I currently have a chat client that communicates successfully with a server. I am supposed to modify the behavior so that the prompt moves down when another chat message is received (i.e. the messages are printed "above" the prompt by printing \b to erase the prompt, printing the message, and then re-printing the prompt).

We were given a test client and test server for testing this functionality, and currently when the user has a prompt but nothing typed in, they can receive messages from other users. When they start typing, the buffer doesn't flush until they type their whole message and hit ENTER.

I am supposed to replicate this behavior, but I am very confused about what raw mode actually is.

Can anyone tell me how to control input/output via raw mode, or why the behavior of the test programs I described above occurs from using raw mode?

2 Answers 2


By default, Unix-style tty (i.e. console) drivers will take input in "cooked mode". In this mode, it provides a certain amount of command-line editing. The user can type in a line of input, possibly deleting and retyping some of it (but that doesn't always work) and the program won't see it until the user hits enter.

This probably harkens back to the days of hardware terminals connected to the computer via a serial line; if the terminal handles some of the low-level editing, the computer doesn't have to. It also gives trivial C programs some basic input editing for free.

In contrast, raw mode sets up the TTY driver to pass every character to the program as it is typed. Programs (on Unixish operating systems) are started in cooked mode by default and need to enable raw mode.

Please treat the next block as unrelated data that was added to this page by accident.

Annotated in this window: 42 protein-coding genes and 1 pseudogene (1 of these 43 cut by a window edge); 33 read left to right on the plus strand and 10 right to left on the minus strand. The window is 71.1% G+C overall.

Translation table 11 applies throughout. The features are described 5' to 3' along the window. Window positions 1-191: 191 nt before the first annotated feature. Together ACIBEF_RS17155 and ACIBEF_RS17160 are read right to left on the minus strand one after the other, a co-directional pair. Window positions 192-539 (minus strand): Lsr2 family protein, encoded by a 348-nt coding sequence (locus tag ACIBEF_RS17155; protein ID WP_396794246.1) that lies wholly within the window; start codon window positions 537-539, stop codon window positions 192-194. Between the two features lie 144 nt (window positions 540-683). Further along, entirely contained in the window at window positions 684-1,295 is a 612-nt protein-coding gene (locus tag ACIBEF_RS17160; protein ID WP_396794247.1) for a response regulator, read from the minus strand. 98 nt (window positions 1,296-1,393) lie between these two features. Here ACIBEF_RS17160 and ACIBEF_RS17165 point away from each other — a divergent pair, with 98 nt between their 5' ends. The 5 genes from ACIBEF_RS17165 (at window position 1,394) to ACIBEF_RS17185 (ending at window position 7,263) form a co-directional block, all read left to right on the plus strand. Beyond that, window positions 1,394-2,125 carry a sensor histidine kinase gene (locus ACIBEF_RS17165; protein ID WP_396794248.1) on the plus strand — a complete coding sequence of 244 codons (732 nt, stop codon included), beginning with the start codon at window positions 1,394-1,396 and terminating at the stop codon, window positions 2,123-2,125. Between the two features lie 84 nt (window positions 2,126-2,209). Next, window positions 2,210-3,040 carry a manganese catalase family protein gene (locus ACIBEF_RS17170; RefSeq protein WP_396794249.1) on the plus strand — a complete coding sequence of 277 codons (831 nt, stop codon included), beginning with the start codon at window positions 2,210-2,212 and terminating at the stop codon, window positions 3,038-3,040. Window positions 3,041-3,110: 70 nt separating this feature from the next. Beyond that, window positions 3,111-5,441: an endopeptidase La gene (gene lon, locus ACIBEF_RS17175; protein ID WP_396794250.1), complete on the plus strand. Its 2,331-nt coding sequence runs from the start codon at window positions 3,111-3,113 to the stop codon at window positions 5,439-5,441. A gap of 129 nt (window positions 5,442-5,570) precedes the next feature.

How to do this used to vary wildly between operating systems, although POSIX has standardized this stuff these days. On Linux, you can read the "termios" and "tty_ioctl" man pages for the documentation. Basically, you get a data structure containing the tty settings, modify the parts you care about (specifically, enabling raw mode) and then pass it back.

Another possibility is to just use the ncurses library. It abstracts away all of that stuff for you.

  • 1
    Thanks for the description! We were provided with libraries to switch between raw and cooked mode, so luckily we don't have to worry about the termios stuff. One thing that confused me is when switching to raw, I could no longer see the input of my program, only the messages from the server. Do I have to explicitly show the input as it comes in, and if so, how? Oct 27, 2012 at 22:38
  • 1
    @theeggman85: Yes, in raw mode it is the application's job to echo the characters typed. (They may not be meant to appear on the screen after all -- for all the terminal driver knows, they could be vi navigation commands). Oct 27, 2012 at 22:42
  • Do you know of any good tutorials or examples of how to print out the input? Also, I am still confused about why the testclient will print messages only when nothing is currently typed in. Oct 27, 2012 at 22:50
  • Unfortunately, no. The code I was looking at uses some ancient emulation layer, so not much help there. But it's pretty simple--just read the character, then print it. Oct 28, 2012 at 6:27

In raw mode, characters are passed directly to your program. For example, when you type in a terminal in cooked mode, the characters you type are instantly echoed on the screen. In raw mode, the characters are ignored by the terminal (that is, not echoed) and your program has the option of whether or not to echo it.

EDIT: Wikipedia has a good article on cooked mode. http://en.wikipedia.com/wiki/Cooked_Mode Also, note that in raw mode, even and similar characters are handed directly to your program.

Your Answer

Reminder: Answers generated by Artificial Intelligence tools are not allowed on Stack Overflow. Learn more

By clicking “Post Your Answer”, you agree to our terms of service and acknowledge that you have read and understand our privacy policy and code of conduct.

Not the answer you're looking for? Browse other questions tagged or ask your own question.